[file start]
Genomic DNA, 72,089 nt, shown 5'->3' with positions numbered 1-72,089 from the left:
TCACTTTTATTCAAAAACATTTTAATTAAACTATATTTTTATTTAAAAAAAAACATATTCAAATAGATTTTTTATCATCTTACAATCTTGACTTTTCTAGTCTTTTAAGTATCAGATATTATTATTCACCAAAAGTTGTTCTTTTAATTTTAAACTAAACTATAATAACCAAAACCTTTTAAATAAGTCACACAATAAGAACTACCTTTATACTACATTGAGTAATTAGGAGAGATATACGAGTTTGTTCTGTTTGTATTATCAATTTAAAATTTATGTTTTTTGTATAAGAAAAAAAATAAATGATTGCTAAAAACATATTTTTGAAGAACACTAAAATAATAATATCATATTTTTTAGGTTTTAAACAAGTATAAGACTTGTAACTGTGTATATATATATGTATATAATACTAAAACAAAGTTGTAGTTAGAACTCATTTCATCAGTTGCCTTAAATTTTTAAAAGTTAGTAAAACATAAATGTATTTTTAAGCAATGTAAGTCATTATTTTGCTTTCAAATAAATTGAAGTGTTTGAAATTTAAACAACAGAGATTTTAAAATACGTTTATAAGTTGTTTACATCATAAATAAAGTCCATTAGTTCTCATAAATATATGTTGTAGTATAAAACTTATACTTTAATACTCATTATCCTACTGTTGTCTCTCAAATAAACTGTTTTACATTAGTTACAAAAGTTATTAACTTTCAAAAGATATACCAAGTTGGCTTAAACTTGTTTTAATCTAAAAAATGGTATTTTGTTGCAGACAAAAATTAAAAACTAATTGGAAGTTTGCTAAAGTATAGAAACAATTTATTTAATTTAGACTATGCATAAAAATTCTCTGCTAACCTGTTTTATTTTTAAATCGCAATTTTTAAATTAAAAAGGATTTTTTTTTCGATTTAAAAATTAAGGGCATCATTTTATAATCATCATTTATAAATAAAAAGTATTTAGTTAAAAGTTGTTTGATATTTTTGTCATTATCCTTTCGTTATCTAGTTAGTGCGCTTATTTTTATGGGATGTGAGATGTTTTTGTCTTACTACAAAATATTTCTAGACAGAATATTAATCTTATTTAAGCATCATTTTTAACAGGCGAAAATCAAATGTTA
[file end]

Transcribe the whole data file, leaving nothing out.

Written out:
Genomic DNA, 72,089 nt, shown 5'->3' with positions numbered 1-72,089 from the left:
TCACTTTTATTCAAAAACATTTTAATTAAACTATATTTTTATTTAAAAAAAAACATATTCAAATAGATTTTTTATCATCTTACAATCTTGACTTTTCTAGTCTTTTAAGTATCAGATATTATTATTCACCAAAAGTTGTTCTTTTAATTTTAAACTAAACTATAATAACCAAAACCTTTTAAATAAGTCACACAATAAGAACTACCTTTATACTACATTGAGTAATTAGGAGAGATATACGAGTTTGTTCTGTTTGTATTATCAATTTAAAATTTATGTTTTTTGTATAAGAAAAAAAATAAATGATTGCTAAAAACATATTTTTGAAGAACACTAAAATAATAATATCATATTTTTTAGGTTTTAAACAAGTATAAGACTTGTAACTGTGTATATATATATGTATATAATACTAAAACAAAGTTGTAGTTAGAACTCATTTCATCAGTTGCCTTAAATTTTTAAAAGTTAGTAAAACATAAATGTATTTTTAAGCAATGTAAGTCATTATTTTGCTTTCAAATAAATTGAAGTGTTTGAAATTTAAACAACAGAGATTTTAAAATACGTTTATAAGTTGTTTACATCATAAATAAAGTCCATTAGTTCTCATAAATATATGTTGTAGTATAAAACTTATACTTTAATACTCATTATCCTACTGTTGTCTCTCAAATAAACTGTTTTACATTAGTTACAAAAGTTATTAACTTTCAAAAGATATACCAAGTTGGCTTAAACTTGTTTTAATCTAAAAAATGGTATTTTGTTGCAGACAAAAATTAAAAACTAATTGGAAGTTTGCTAAAGTATAGAAACAATTTATTTAATTTAGACTATGCATAAAAATTCTCTGCTAACCTGTTTTATTTTTAAATCGCAATTTTTAAATTAAAAAGGATTTTTTTTTCGATTTAAAAATTAAGGGCATCATTTTATAATCATCATTTATAAATAAAAAGTATTTAGTTAAAAGTTGTTTGATATTTTTGTCATTATCCTTTCGTTATCTAGTTAGTGCGCTTATTTTTATGGGATGTGAGATGTTTTTGTCTTACTACAAAATATTTCTAGACAGAATATTAATCTTATTTAAGCATCATTTTTAACAGGCGAAAATCAAATGTTA